Koji Nagano says the keywords for the Datsun Go's design philosophy are 'strong' and 'modern'.
At the global premiere of the Datsun Go, autojunction.in caught up with Koji Nagano, Executive Design Director, Global Design Strategy Department, Nissan / Datsun. Nagano was tasked with leading the design team on the new Datsun project. He shared with us the principles that enshrined Datsun’s new design philosophy, and also the thinking that went into making this car. Nagano is a graduate of the Kyushu Institute of Design, having joined Nissan in 1980. Edited excerpts from a conversation:
AJ: With the Micra, Nissan employed a ‘designed by committee’ approach, gathering feedback from customers, which ultimately shaped the final design of the car. Can you tell us whether a similar thought process was used for the Datsun Go as well?
KN: With Datsun, firstly we designed this car in Japan and India. The development was done entirely in India. For Micra, it is a global product, we sell it in more than 100 countries. So it has to be a design which appeals to many people. I know in India Micra has not sold strongly, but it is globally a very successful car for Nissan. Nissan always listens to its customers, and we try to give the best product. With Datsun, we got feedback from many car buyers. This is going to be their first car, but it has to look good.
AJ: Can you tell us what preferences Indian customers have which are different from other markets?
KN: For Indian car buyers, roominess is very important. Roominess of the interiors is what all our customers want, even from a small car. A small car in India is a family car, and we (Nissan / Datsun) recognise that. They also want sporty looks. The car should look sporty and muscular. We know Micra looks soft, but if you look at Datsun Go, it is designed not to look soft.
AJ: Datsun will also be a global brand. Will the ‘face’ of the Datsun Go be seen on other products also?
KN: Yes, Go previews the design language of the Datsun brand. But it is not correct to say other Datsun products will also look like Go. The keywords for Datsun are ‘strong’ and ‘modern’. All Datsun products will be styled using this philosophy. We want to create an iconic and memorable face while maintaining the consistency of Datsun brand.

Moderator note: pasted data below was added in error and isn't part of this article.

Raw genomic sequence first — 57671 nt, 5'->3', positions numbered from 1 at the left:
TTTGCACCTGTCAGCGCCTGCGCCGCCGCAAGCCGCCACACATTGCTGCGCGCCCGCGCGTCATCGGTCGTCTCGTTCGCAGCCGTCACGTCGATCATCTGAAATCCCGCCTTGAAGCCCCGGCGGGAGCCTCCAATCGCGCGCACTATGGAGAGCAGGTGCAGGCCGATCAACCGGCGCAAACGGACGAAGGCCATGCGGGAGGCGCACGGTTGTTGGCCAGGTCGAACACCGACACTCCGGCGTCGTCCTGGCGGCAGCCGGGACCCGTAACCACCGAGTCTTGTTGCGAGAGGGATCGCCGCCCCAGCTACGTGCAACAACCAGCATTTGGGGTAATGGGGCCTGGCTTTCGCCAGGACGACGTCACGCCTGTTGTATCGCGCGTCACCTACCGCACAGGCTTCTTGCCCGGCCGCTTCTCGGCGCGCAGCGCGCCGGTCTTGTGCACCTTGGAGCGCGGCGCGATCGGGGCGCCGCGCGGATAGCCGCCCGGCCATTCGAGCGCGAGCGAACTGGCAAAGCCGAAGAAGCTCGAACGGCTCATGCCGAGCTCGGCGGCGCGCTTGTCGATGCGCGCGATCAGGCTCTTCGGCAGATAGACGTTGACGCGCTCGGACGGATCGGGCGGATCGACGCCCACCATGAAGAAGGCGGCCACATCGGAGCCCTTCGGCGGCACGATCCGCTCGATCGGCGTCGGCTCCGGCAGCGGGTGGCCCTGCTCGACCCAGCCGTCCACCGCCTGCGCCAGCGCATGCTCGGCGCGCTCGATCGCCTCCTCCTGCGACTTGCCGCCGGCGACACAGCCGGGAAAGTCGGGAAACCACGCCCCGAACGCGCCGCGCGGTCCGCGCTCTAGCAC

AJ: Can you clarify whether the new Datsun Go is based on the present Nissan ‘V-platform’, or the earlier ‘B-platform’?
KN: The Datsun Go is based on modified version of B-platform. Some things are changed and some things are different for Indian market because of Indian roads, but basically we use the B-platform to make this car.
AJ: A number of your competitors resort to a ‘tall-boy’ stance to give a car more sense of space. Since you mentioned roominess as one of the key considerations with Datsun Go, did you consider a ‘tall-boy’ design for the car?
KN: Personally, I like nice proportions. I do not like to make it tall. Some cars from some of our competitors looks very tall, and some customers like that. But is that really usable space? I don’t know (smiles).
AJ: The Datsun Go has been designed with a bench-type front seat. Can you clarify whether there will be three seatbelts in front, or just two? What about safety aspect for the Datsun Go?
KN: There are only two front seatbelts in Datsun Go. Only two people can sit in front. The bench-seat adds to the roominess and usability of Datsun Go.
AJ: The Datsun Go is intended for first-time car buyers. How different is this customer demographic from what you see in other, more evolved car markets?
KN: For me, I can understand this customer. I get the same feeling like when I was a young boy in Japan, maybe six or seven years old. That time we did not have a car. Now in Japan everybody has a car. I am now 56 years old. But I can understand what the customer is thinking, how he is feeling.
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